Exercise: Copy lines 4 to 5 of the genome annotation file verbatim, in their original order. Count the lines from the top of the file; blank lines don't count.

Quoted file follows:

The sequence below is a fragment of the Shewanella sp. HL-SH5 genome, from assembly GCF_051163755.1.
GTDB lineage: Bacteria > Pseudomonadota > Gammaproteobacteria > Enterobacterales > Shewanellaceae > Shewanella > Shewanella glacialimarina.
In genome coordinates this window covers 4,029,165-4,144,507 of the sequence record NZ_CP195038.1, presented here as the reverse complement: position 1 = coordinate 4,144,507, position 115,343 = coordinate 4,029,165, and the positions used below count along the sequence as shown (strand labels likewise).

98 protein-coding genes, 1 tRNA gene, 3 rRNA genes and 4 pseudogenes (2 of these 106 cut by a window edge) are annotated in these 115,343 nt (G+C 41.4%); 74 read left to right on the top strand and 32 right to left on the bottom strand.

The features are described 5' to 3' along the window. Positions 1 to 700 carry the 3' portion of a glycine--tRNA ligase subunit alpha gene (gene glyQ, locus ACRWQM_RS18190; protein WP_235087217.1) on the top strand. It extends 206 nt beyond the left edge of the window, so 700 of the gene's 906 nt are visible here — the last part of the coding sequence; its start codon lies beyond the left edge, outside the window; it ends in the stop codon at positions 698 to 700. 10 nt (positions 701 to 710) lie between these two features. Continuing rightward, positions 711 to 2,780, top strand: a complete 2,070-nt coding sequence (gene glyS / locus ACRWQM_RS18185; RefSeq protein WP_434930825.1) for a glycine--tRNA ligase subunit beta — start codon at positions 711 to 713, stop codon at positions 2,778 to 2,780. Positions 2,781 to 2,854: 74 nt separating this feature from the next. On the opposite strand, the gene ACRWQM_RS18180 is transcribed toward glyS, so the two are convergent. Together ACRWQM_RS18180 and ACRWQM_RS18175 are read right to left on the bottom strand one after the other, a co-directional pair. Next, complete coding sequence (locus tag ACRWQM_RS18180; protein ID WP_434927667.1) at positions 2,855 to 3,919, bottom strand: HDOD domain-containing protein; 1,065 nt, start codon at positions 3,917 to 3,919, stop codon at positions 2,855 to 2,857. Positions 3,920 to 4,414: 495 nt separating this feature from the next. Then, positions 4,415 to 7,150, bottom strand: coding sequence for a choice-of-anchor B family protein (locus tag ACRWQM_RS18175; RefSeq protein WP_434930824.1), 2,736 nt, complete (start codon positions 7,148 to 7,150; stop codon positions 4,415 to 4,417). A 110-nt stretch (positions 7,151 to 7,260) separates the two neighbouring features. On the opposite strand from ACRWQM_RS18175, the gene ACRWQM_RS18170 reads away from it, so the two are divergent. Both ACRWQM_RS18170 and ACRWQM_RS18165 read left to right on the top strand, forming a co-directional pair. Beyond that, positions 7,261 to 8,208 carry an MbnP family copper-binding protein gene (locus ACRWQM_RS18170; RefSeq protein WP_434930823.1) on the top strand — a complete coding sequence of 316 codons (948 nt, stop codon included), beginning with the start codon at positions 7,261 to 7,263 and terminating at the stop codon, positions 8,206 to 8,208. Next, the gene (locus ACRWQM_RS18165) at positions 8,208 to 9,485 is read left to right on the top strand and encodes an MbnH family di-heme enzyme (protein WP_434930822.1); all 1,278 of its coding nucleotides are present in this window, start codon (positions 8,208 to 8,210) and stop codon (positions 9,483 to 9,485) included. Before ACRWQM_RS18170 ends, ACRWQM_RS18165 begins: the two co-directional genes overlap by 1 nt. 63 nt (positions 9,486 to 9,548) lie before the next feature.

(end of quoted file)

98 protein-coding genes, 1 tRNA gene, 3 rRNA genes and 4 pseudogenes (2 of these 106 cut by a window edge) are annotated in these 115,343 nt (G+C 41.4%); 74 read left to right on the top strand and 32 right to left on the bottom strand.

The features are described 5' to 3' along the window. Positions 1 to 700 carry the 3' portion of a glycine--tRNA ligase subunit alpha gene (gene glyQ, locus ACRWQM_RS18190; protein WP_235087217.1) on the top strand. It extends 206 nt beyond the left edge of the window, so 700 of the gene's 906 nt are visible here — the last part of the coding sequence; its start codon lies beyond the left edge, outside the window; it ends in the stop codon at positions 698 to 700. 10 nt (positions 701 to 710) lie between these two features. Continuing rightward, positions 711 to 2,780, top strand: a complete 2,070-nt coding sequence (gene glyS / locus ACRWQM_RS18185; RefSeq protein WP_434930825.1) for a glycine--tRNA ligase subunit beta — start codon at positions 711 to 713, stop codon at positions 2,778 to 2,780. Positions 2,781 to 2,854: 74 nt separating this feature from the next. On the opposite strand, the gene ACRWQM_RS18180 is transcribed toward glyS, so the two are convergent. Together ACRWQM_RS18180 and ACRWQM_RS18175 are read right to left on the bottom strand one after the other, a co-directional pair. Next, complete coding sequence (locus tag ACRWQM_RS18180; protein ID WP_434927667.1) at positions 2,855 to 3,919, bottom strand: HDOD domain-containing protein; 1,065 nt, start codon at positions 3,917 to 3,919, stop codon at positions 2,855 to 2,857. Positions 3,920 to 4,414: 495 nt separating this feature from the next. Then, positions 4,415 to 7,150, bottom strand: coding sequence for a choice-of-anchor B family protein (locus tag ACRWQM_RS18175; RefSeq protein WP_434930824.1), 2,736 nt, complete (start codon positions 7,148 to 7,150; stop codon positions 4,415 to 4,417). A 110-nt stretch (positions 7,151 to 7,260) separates the two neighbouring features. On the opposite strand from ACRWQM_RS18175, the gene ACRWQM_RS18170 reads away from it, so the two are divergent. Both ACRWQM_RS18170 and ACRWQM_RS18165 read left to right on the top strand, forming a co-directional pair. Beyond that, positions 7,261 to 8,208 carry an MbnP family copper-binding protein gene (locus ACRWQM_RS18170; RefSeq protein WP_434930823.1) on the top strand — a complete coding sequence of 316 codons (948 nt, stop codon included), beginning with the start codon at positions 7,261 to 7,263 and terminating at the stop codon, positions 8,206 to 8,208. Next, the gene (locus ACRWQM_RS18165) at positions 8,208 to 9,485 is read left to right on the top strand and encodes an MbnH family di-heme enzyme (protein WP_434930822.1); all 1,278 of its coding nucleotides are present in this window, start codon (positions 8,208 to 8,210) and stop codon (positions 9,483 to 9,485) included. Before ACRWQM_RS18170 ends, ACRWQM_RS18165 begins: the two co-directional genes overlap by 1 nt. 63 nt (positions 9,486 to 9,548) lie before the next feature.